Steve G.

Posts Tagged ‘free market’

The Problem With The Economist

In Crazy Claims, Economics, Libertarian, literature, Media, Politics on June 12, 2009 at 5:43 pm

On page thirteen of the May 30th–June 5th edition of The Economist, an editorial aimed at describing the threat posed to our economy through excesses of central planning, the author writes the following paragraph:

Moreover, even the most stalwart defenders of the free market, including this newspaper, admit it has shortcomings that only the government can address.  The financial system requires close oversight, or crises will destabilise it (see page 75).  In recent years, such oversight has often been absent or fragmented.  Only government can enforce competition rules, insist that business and consumers limit carbon-dioxide emissions, or intervene to make health care available to those too sick or poor to afford it.  And the current crisis calls for aggressive and temporary fiscal and monetary intervention that is not justified in ordinary times.

The first sentence of this paragraph alone contains three grave problems.  Firstly, since when has the government been able to fix things?  Even liberals and conservatives readily admit that the government is at best inefficient and at worse downright detrimental.  Ask the average person if government is good at solving problems.  The person doesn’t have to be a libertarian to laugh at such a question.

Secondly, the most “stalwart defenders of the free market” do not make the sort of concessions that this magazine wishes to make.  I should know, being a stalwart defender of the free market myself.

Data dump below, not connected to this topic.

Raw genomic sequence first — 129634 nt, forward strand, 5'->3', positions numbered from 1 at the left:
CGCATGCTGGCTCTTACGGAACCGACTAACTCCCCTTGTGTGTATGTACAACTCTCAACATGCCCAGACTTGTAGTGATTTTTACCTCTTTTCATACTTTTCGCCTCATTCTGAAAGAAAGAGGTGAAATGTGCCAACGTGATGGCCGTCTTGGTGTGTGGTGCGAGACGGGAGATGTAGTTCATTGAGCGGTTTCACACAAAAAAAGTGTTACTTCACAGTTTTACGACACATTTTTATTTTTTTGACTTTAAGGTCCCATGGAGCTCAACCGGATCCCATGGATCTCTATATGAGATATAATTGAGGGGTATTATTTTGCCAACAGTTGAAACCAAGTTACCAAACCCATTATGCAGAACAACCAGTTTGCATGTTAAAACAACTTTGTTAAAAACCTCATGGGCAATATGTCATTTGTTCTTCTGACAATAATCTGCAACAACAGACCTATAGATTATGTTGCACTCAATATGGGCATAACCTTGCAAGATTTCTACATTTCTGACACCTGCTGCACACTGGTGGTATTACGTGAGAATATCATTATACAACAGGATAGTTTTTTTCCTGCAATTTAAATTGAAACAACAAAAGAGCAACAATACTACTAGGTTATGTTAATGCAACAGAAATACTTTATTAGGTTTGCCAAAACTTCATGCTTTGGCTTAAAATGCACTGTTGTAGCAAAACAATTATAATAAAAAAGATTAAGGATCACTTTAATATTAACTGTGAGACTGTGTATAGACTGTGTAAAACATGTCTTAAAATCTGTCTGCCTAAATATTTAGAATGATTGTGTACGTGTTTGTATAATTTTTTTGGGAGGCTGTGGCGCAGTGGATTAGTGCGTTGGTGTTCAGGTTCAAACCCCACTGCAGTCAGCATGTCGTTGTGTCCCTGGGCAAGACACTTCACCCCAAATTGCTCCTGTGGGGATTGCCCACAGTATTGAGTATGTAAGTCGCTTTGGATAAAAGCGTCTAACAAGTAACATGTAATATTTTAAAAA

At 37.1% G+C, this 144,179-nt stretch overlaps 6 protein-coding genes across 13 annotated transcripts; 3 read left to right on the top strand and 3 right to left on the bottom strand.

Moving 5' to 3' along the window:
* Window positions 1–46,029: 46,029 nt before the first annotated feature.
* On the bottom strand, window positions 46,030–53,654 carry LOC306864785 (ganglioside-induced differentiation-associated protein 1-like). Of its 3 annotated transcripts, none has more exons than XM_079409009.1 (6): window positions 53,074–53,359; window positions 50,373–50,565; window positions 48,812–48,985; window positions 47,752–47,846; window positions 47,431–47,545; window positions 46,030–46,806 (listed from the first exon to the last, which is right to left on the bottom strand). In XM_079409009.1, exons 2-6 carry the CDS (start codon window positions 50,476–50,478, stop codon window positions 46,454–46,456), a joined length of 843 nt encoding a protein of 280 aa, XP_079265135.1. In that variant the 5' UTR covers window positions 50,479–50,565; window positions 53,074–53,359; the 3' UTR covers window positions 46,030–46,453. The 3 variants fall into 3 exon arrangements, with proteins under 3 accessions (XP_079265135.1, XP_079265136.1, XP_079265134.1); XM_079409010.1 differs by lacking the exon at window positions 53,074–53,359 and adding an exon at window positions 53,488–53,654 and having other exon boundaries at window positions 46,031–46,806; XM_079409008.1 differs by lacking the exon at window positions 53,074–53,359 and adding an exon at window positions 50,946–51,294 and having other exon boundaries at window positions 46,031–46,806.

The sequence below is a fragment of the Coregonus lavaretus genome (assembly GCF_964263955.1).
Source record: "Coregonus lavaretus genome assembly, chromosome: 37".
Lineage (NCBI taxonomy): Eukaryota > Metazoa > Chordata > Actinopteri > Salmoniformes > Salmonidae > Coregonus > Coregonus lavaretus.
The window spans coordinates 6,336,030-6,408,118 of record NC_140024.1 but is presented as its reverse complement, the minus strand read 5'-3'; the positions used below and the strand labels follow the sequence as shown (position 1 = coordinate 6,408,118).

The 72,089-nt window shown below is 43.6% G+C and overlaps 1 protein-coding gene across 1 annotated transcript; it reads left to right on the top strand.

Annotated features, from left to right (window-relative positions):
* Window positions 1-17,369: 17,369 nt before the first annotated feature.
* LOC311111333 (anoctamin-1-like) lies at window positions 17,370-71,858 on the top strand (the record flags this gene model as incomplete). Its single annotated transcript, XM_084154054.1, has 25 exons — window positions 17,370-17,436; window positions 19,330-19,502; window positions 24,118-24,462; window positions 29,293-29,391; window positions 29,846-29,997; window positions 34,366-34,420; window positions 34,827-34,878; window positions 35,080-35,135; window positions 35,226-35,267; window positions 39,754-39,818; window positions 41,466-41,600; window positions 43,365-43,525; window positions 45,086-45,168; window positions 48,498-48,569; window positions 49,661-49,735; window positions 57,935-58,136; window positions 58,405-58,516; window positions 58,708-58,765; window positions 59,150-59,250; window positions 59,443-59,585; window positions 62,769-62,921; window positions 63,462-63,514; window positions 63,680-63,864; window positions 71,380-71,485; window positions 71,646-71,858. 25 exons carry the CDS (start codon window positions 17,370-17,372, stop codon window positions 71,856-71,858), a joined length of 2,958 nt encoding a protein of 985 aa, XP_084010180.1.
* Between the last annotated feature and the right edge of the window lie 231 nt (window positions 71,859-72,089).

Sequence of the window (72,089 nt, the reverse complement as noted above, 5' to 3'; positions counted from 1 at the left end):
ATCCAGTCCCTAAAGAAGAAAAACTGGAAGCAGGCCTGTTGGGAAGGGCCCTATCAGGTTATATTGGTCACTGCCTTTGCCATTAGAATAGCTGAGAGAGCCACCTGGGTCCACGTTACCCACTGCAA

Finally, The Economist calls itself a “stalwart defenders of the free market.”  But how can it be one, when it itself believes that government can “intervene to make health care available to those too sick or poor to afford it.”  The government does not possess some magic button that can make healthcare cheaper, and in fact every intervention the government makes into the healthcare field ultimately raises the costs (or decreases the quality) of healthcare.  And this hurts the poor more than anyone else!  No, The Economist is not a “stalwart defenders of the free market.”  If you want an example of a magazine that stalwartly defends the free market, I would recommend The Freeman.

I estimate that a point of confusion for some people arise when they hear a libertarian say, “The free market is not perfect.”  Even “stalwart defenders of the free market” admit that the free market is not perfect.  But what precisely does that mean?  Does it mean that the government is better, more effective, or more efficient than the market in some area(s)?  To jump to that conclusion is to misunderstand the libertarian who correctly says that the free market is imperfect.

When I say the free market is not perfect, what I mean by this is that the free market will not solve all of the world’s problems.  The free market does have an anti-discriminatory effect on businesses (i.e. businesses operating on a totally free market tend to ignore race, finding it more profitable to hire whatever employee is best for the job), but it will not likely have much of an impact on men’s hearts, for example.  This does not, however, mean that we should initiate some litany of statutory laws aimed at eliminating prejudice within men’s hearts, nor that the government would be more effective at eliminating prejudices than the market.